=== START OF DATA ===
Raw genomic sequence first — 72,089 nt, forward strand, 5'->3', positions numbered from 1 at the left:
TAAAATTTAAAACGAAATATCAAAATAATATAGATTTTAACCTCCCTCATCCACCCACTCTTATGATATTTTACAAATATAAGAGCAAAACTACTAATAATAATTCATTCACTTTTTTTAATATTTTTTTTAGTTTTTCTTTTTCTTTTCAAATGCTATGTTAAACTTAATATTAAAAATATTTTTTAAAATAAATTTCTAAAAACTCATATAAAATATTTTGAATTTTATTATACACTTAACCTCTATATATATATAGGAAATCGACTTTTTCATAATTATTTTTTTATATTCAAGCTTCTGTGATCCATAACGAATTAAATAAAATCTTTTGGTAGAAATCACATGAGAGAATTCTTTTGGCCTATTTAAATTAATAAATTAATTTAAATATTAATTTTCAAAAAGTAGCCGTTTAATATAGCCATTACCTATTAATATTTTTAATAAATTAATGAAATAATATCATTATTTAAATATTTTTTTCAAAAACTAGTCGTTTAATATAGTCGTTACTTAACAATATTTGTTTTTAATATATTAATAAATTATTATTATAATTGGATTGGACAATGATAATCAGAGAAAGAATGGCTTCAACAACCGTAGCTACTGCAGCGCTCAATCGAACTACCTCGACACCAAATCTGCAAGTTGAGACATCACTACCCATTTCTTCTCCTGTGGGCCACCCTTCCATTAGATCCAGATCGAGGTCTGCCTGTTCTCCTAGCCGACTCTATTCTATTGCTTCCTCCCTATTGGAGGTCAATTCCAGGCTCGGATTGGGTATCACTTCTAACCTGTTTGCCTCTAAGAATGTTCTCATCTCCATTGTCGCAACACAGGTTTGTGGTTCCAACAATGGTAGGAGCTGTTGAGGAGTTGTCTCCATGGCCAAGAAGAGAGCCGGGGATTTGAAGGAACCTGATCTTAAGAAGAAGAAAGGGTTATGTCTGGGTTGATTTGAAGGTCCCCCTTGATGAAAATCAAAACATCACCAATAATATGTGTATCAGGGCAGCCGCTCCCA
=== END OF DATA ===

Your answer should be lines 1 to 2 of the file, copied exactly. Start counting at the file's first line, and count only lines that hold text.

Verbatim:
Raw genomic sequence first — 72,089 nt, forward strand, 5'->3', positions numbered from 1 at the left:
TAAAATTTAAAACGAAATATCAAAATAATATAGATTTTAACCTCCCTCATCCACCCACTCTTATGATATTTTACAAATATAAGAGCAAAACTACTAATAATAATTCATTCACTTTTTTTAATATTTTTTTTAGTTTTTCTTTTTCTTTTCAAATGCTATGTTAAACTTAATATTAAAAATATTTTTTAAAATAAATTTCTAAAAACTCATATAAAATATTTTGAATTTTATTATACACTTAACCTCTATATATATATAGGAAATCGACTTTTTCATAATTATTTTTTTATATTCAAGCTTCTGTGATCCATAACGAATTAAATAAAATCTTTTGGTAGAAATCACATGAGAGAATTCTTTTGGCCTATTTAAATTAATAAATTAATTTAAATATTAATTTTCAAAAAGTAGCCGTTTAATATAGCCATTACCTATTAATATTTTTAATAAATTAATGAAATAATATCATTATTTAAATATTTTTTTCAAAAACTAGTCGTTTAATATAGTCGTTACTTAACAATATTTGTTTTTAATATATTAATAAATTATTATTATAATTGGATTGGACAATGATAATCAGAGAAAGAATGGCTTCAACAACCGTAGCTACTGCAGCGCTCAATCGAACTACCTCGACACCAAATCTGCAAGTTGAGACATCACTACCCATTTCTTCTCCTGTGGGCCACCCTTCCATTAGATCCAGATCGAGGTCTGCCTGTTCTCCTAGCCGACTCTATTCTATTGCTTCCTCCCTATTGGAGGTCAATTCCAGGCTCGGATTGGGTATCACTTCTAACCTGTTTGCCTCTAAGAATGTTCTCATCTCCATTGTCGCAACACAGGTTTGTGGTTCCAACAATGGTAGGAGCTGTTGAGGAGTTGTCTCCATGGCCAAGAAGAGAGCCGGGGATTTGAAGGAACCTGATCTTAAGAAGAAGAAAGGGTTATGTCTGGGTTGATTTGAAGGTCCCCCTTGATGAAAATCAAAACATCACCAATAATATGTGTATCAGGGCAGCCGCTCCCA